The days following his mother's departure were not easy on Basil. Mother Tabitha and the other Sisters were very strict and any wrongdoing resulted in physical punishment, varying from a slap on the wrist with a ruler to a beating with a cane.
All the boys and girls had to follow a strict routine from the moment they woke to when their heads touched their pillows. They all woke up at the crack of dawn and went to morning mass, which lasted - much too long to all of the children - three hours. Then at nine, they go to the dining hall to eat breakfast. They were only allowed an hour, and from ten to six were lessons, none of which Basil remembers today. After this, an hour was given for dinner and bedtime preparations each. And at eight its lights out. Any sound coming from the dorms resulted in severe punishment.
The only day's routine was changed was on Christmas and Easter, where the children spent all day at church. This was the day Basil opened the little present. Inside was a music box which played a simple melody and a note from his mom saying 'I love you sweet boy, Merry Christmas. Love Mom.' Other than this Basil had nothing left to remember his mother by.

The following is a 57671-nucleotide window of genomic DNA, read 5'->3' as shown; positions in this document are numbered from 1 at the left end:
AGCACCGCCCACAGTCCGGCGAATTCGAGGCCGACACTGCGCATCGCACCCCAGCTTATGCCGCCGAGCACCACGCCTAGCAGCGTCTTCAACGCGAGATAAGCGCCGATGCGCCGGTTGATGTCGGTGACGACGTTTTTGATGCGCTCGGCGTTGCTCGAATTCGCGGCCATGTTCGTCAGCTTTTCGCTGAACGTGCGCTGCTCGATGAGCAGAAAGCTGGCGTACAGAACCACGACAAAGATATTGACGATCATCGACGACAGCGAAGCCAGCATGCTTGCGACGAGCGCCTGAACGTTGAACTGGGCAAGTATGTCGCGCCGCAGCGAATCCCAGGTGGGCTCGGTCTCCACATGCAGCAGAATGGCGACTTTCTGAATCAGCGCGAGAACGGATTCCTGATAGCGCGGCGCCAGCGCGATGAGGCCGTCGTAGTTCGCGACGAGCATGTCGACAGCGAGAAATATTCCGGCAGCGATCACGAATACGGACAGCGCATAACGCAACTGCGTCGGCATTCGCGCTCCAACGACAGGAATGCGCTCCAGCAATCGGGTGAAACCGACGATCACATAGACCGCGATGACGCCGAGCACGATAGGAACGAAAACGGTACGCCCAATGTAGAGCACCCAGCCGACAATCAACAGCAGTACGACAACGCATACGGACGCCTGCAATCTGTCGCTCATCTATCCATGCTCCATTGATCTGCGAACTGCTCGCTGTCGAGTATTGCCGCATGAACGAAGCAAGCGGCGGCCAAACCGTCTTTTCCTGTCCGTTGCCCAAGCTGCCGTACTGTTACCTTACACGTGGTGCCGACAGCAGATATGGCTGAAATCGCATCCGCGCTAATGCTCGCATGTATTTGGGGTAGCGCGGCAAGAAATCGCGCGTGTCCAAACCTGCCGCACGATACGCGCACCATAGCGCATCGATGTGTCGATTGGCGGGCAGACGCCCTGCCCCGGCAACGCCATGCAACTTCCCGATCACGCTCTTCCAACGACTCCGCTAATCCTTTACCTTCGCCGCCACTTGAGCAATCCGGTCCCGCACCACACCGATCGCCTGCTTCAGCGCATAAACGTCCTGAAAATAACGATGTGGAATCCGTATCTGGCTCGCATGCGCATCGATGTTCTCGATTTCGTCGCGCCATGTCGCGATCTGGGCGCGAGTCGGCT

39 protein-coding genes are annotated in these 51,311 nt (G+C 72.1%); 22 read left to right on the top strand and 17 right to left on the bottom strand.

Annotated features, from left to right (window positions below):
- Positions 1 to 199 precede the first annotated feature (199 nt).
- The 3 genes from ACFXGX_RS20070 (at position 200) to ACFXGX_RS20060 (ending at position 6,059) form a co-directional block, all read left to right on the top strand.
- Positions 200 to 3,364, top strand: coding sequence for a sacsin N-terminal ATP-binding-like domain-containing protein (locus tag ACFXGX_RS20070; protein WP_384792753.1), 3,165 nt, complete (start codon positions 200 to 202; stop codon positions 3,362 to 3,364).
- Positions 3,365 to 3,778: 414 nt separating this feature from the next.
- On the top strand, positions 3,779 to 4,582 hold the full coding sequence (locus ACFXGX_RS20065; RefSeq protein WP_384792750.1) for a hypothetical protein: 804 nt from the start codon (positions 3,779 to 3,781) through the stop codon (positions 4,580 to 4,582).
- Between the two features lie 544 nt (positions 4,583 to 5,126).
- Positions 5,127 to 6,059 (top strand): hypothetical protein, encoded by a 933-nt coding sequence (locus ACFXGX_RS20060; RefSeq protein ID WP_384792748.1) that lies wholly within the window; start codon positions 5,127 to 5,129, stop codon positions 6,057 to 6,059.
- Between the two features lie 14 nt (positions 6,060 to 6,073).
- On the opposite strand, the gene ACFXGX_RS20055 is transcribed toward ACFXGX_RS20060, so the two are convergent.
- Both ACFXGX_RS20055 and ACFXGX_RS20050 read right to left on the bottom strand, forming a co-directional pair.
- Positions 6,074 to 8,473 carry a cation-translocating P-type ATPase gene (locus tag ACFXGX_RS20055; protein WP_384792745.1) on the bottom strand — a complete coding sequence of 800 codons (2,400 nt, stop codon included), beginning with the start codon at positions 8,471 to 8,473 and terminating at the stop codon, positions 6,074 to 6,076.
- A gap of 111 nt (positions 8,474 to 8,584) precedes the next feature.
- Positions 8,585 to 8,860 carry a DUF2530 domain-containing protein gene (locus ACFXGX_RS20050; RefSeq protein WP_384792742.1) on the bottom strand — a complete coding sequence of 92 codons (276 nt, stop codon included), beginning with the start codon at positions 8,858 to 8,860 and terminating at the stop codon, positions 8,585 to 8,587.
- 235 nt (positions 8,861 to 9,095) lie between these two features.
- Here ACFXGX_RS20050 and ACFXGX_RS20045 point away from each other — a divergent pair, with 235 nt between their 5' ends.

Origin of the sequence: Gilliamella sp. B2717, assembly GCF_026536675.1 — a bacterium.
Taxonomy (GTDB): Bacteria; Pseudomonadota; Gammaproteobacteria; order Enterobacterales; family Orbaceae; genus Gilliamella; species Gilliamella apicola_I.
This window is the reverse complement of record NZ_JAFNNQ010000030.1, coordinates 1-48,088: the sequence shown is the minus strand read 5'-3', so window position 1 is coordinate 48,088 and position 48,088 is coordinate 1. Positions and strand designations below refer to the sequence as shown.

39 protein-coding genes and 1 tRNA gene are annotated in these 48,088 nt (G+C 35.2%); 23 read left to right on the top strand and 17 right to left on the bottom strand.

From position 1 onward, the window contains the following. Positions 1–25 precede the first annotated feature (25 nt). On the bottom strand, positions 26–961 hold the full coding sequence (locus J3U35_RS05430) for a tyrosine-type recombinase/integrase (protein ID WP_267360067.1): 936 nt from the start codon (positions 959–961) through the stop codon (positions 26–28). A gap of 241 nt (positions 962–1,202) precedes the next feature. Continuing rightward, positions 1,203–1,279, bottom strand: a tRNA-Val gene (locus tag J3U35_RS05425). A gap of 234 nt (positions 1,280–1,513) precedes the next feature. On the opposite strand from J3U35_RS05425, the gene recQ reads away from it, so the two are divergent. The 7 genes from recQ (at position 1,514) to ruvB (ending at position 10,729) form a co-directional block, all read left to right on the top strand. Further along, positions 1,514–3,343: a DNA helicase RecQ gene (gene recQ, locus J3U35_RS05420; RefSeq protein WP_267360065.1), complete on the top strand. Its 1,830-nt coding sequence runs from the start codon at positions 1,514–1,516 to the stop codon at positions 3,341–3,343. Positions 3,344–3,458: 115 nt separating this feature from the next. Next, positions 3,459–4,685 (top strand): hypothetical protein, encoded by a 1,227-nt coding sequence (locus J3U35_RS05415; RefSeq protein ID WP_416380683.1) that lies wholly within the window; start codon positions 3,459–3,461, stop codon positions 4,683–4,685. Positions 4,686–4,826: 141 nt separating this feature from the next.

This was how Basil lived for three years, despite how much time had passed, Basil never gave up hope that his mother would come back for him. Because every year on Christmas day he would wake up to a gift at the end of his bed. It never said who it was from but Basil just knew it was his mother.
It wasn't until a family - husband, and wife - came to the orphanage looking for a child to adopt, showing interest in Basil that he realized his mother wasn't coming back - not now, not ever.
The families interest in him didn't last very long - a closer look at the boy and the prospective mother turned to her husband and shook her head, and they moved on to the next child.
This was how it went until Basil turned ten, and Mother Tabitha decided he was much too old for anyone to want to adopt him. And so wanting to make more room in the orphanage for the younger children who were more likely to be adopted - according to Mother Tabitha- Basil was moved out of the orphanage to the first foster home willing to take him in. This wouldn't be the last foster home Basil would live in.